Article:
Andrew Collier, the brother of slain MIT police officer Sean Collier, and Tori Tornatore visited the White House last year. It was a "missed opportunity" for Andrew to propose, Tori says, but the couple eventually became engaged this month. [Tori Tornatore via Facebook]
Easter is a day of rebirth for the world's Christians. Eternal hope and salvation through the resurrection of Christ. Not to mention candy for the kids and usually at least one hefty meal with ham [or lamb for us Greeks] as the main course of choice.
It was at the Collier Family's Easter gathering last March 31 where Sean Collier met his brother Andrew's fiancée, Tori Tornatore. Andrew Collier celebrated the day with his future wife and best-friend/older brother.
That was the past, present, and future of "Collier Strong."
Together, for the first and last time.
Soon, Sean Collier was back at work as an MIT Police Officer and Andrew Collier and Tornatore returned to North Carolina. Andrew, now 26, and Tori, 24, moved in together the weekend before the Boston Marathon.
Less than a week later, on April 18, Sean Collier was ambushed and shot to death while sitting in his MIT squad car allegedly by the two brothers suspected in the Boston Marathon bombings.
Andrew Collier, who works as a machinist for NASCAR's Hendrick Motorsports in Charlotte, N.C., spoke to OBF Wednesday about the upcoming anniversary of the Marathon Bombings, his brother's death, a "never-ending" healing process, and, for the first time publicly, his engagement to Tornatore.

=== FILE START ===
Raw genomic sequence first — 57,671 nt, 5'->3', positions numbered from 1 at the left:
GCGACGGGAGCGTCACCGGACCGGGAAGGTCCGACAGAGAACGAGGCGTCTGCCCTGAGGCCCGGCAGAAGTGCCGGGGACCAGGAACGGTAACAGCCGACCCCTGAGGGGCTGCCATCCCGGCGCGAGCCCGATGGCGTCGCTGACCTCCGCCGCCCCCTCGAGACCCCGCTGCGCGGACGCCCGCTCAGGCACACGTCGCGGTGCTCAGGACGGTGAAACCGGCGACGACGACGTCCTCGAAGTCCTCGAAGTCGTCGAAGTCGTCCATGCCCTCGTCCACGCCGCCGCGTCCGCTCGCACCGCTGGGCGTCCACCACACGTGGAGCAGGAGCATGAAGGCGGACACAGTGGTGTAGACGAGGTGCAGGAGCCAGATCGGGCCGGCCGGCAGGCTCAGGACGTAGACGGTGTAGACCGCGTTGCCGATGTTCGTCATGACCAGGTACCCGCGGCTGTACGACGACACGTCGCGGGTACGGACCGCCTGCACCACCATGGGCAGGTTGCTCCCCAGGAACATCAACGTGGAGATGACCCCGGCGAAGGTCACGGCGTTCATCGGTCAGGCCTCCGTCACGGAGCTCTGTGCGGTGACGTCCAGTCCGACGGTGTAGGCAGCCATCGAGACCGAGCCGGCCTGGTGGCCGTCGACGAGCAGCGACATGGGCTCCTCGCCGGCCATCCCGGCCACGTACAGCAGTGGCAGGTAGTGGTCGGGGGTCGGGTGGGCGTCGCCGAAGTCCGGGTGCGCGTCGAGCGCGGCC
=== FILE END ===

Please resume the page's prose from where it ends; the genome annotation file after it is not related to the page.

They are scheduled to be wed in North Carolina on Aug. 31.
The proposal itself took three tries. The first plan was to surprise Tornatore, a committed "Beauty and the Beast"-phile, and ask for her hand in marriage inside the Beast's castle at Disney World. Tornatore somehow learned of the plan. Belle 1, Beast 0. Andrew tried again at a family gathering in North Carolina, but the circumstances weren't right.
On Oscar night, March 2, while America was retweeting Ellen's selfie, it was lights, camera, action for Andrew Collier. His third attempt at getting engaged was both simple and brilliant. He hooked a chain between his two dogs that held a sign reading: "Mommy will you marry Daddy?" Tornatore was lured into the kitchen where she found Andrew on one knee with the ring and two dogs pitching a proposal.
She said yes.
"You have to find happiness. Life has to carry on," Andrew Collier said.
Just in the past week, we saw 8-year-old survivor Jane Richard sport a new "Cheetah" prosthetic leg, learned that Jeff Bauman and his fiancée are expecting a baby, and watched Adrianne Haslet-Davis dance on a bionic leg.